FAIRFAX COUNTY, Va. - A group of Fairfax County parents and supporters rallied Thursday afternoon, calling out the school board over an admissions policy they say reduced the number of Asian-American students enrolled at the Thomas Jefferson High School of Science and Technology.
It’s an argument they took all the way to court. And a federal judge sided with them, citing changes to the policy as discriminatory.
However, some say they are upset the school board plans to appeal that judge’s decision.
Asra Nomani, the co-founder of the Coalition for TJ, said they want the admission process to be based solely on merit.
"We are standing up and saying Fairfax County needs to stop this discrimination," Nomani said. "It is systemic discrimination; it is systemic racism."
According to the FCPS website, the admission process is still based on merit.
The district said those changes to the admissions process were made in an effort to give lower-income minority students a better chance of getting in.
According to the FCPS website, Black students increased from 1.23% in the 2020-2021 school year to 7.09% this school year; Hispanic students increased from 3.29% to 11.27%.
Asian-American students still make up most of the class of 2025 at 54.36%, a decrease from 73.05% the year prior.
"They basically put in place a purge of Asian students," Nomani said. "They need to go back to an admissions process that accepted students based on merit alone."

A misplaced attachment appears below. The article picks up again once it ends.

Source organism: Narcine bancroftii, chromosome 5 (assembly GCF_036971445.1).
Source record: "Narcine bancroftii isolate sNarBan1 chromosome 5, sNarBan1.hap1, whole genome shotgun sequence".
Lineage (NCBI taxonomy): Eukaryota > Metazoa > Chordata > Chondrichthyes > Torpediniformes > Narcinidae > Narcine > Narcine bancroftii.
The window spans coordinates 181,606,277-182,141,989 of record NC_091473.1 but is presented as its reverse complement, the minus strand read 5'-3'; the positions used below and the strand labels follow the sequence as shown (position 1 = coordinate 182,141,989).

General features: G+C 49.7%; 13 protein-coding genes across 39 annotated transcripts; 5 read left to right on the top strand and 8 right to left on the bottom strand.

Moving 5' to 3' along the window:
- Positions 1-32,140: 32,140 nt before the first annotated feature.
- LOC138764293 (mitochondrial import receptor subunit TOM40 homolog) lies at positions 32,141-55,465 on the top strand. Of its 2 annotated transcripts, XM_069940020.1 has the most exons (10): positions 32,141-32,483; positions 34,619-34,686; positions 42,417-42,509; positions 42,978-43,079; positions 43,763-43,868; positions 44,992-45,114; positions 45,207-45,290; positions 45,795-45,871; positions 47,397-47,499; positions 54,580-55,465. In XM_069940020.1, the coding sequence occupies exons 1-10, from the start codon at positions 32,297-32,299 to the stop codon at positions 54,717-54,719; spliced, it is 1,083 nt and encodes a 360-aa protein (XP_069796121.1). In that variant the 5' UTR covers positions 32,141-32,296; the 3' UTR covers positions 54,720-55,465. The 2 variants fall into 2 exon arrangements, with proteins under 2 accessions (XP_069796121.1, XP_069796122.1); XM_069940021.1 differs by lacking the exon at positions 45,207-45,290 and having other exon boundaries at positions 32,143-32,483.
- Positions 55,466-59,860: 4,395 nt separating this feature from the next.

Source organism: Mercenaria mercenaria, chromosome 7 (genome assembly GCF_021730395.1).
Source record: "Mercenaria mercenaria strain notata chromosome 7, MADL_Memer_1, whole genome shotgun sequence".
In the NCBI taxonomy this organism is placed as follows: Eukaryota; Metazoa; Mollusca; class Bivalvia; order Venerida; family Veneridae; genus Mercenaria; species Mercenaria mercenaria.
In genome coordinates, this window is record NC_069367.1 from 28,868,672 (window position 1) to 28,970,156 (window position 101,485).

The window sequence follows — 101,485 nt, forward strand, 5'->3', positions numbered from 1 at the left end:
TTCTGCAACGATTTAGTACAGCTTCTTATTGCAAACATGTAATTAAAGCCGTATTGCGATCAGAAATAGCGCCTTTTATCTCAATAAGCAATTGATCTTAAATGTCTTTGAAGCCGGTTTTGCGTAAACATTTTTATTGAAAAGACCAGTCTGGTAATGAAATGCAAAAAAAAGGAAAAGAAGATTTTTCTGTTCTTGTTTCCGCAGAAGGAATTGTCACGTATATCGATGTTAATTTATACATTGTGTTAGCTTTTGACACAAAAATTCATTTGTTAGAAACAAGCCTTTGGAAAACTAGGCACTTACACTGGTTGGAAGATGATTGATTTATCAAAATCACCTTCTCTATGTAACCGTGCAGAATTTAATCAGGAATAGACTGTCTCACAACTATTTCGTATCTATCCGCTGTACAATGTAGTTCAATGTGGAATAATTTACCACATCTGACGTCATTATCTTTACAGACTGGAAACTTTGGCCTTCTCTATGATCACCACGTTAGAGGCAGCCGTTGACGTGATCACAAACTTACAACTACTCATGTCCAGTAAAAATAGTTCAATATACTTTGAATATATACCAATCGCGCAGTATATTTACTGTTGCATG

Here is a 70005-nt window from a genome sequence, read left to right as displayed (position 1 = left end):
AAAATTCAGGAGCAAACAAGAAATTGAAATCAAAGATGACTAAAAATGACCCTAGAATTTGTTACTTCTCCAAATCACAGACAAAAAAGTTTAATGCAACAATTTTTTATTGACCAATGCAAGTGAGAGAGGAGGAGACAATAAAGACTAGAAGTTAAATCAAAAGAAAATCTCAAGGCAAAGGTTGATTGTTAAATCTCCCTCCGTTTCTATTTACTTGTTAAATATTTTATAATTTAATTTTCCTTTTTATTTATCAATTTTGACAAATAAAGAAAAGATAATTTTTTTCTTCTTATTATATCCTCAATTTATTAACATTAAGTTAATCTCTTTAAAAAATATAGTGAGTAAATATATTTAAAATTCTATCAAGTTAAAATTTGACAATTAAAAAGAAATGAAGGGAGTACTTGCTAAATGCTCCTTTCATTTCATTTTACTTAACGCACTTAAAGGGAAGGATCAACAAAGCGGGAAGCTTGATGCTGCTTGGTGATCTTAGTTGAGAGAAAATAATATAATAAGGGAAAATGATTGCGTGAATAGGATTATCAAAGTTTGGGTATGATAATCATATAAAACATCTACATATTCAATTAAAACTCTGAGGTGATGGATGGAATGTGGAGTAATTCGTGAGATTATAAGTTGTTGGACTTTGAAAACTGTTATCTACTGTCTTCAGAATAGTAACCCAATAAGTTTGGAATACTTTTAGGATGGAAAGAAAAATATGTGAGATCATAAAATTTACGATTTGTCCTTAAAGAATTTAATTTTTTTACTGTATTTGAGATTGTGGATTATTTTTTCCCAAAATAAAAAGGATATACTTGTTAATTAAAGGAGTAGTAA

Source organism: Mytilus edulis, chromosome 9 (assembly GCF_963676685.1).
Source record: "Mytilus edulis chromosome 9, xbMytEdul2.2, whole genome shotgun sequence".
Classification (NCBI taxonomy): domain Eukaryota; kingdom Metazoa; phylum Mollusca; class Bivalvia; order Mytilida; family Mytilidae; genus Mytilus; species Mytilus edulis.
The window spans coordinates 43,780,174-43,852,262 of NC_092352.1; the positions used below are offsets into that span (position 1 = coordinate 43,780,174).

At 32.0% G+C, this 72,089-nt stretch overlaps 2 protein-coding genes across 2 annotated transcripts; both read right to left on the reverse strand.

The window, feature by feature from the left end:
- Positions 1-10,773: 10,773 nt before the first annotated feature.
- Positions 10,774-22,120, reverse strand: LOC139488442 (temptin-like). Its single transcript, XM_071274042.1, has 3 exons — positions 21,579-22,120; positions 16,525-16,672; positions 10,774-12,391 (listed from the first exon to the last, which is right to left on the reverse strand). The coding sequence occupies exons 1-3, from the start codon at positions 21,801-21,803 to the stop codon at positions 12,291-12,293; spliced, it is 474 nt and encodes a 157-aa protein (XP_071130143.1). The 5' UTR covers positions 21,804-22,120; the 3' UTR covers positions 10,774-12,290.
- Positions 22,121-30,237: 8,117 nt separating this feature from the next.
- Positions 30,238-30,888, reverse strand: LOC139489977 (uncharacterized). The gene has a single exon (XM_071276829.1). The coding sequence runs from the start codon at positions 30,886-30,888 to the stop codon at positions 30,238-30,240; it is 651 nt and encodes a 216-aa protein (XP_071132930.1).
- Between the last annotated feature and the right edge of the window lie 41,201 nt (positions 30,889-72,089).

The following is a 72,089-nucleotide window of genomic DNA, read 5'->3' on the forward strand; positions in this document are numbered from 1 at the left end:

Jinuwei Chen, Vice President of the TJ Alumni Action Group, said the policy is still based on merit.
"There’s a lot of anti-Asian hate going on right now, and I don’t think; this is not an example."
Chen says there’s still a GPA requirement and an essay to fill out for the application process.
"They didn’t do it by tweaking racial quotas or anything they did it by targeting socioeconomic factors," Chen said. "Which is why as you saw when they made changes that targeted eliminating the admissions fee, eliminating the standardized test which has become increasingly preparable over the years, that increased equity; that made it more accessible for students of all socioeconomic backgrounds to apply and make it in."
Nomani suggested the school system create a second school.
"We should not all be fighting over the same pie," Nomani said. "They should make another pie. They should create a middle school that becomes a pipeline to TJ where the kids are actually going to be going into the advanced math and science [classes], so they’re prepared."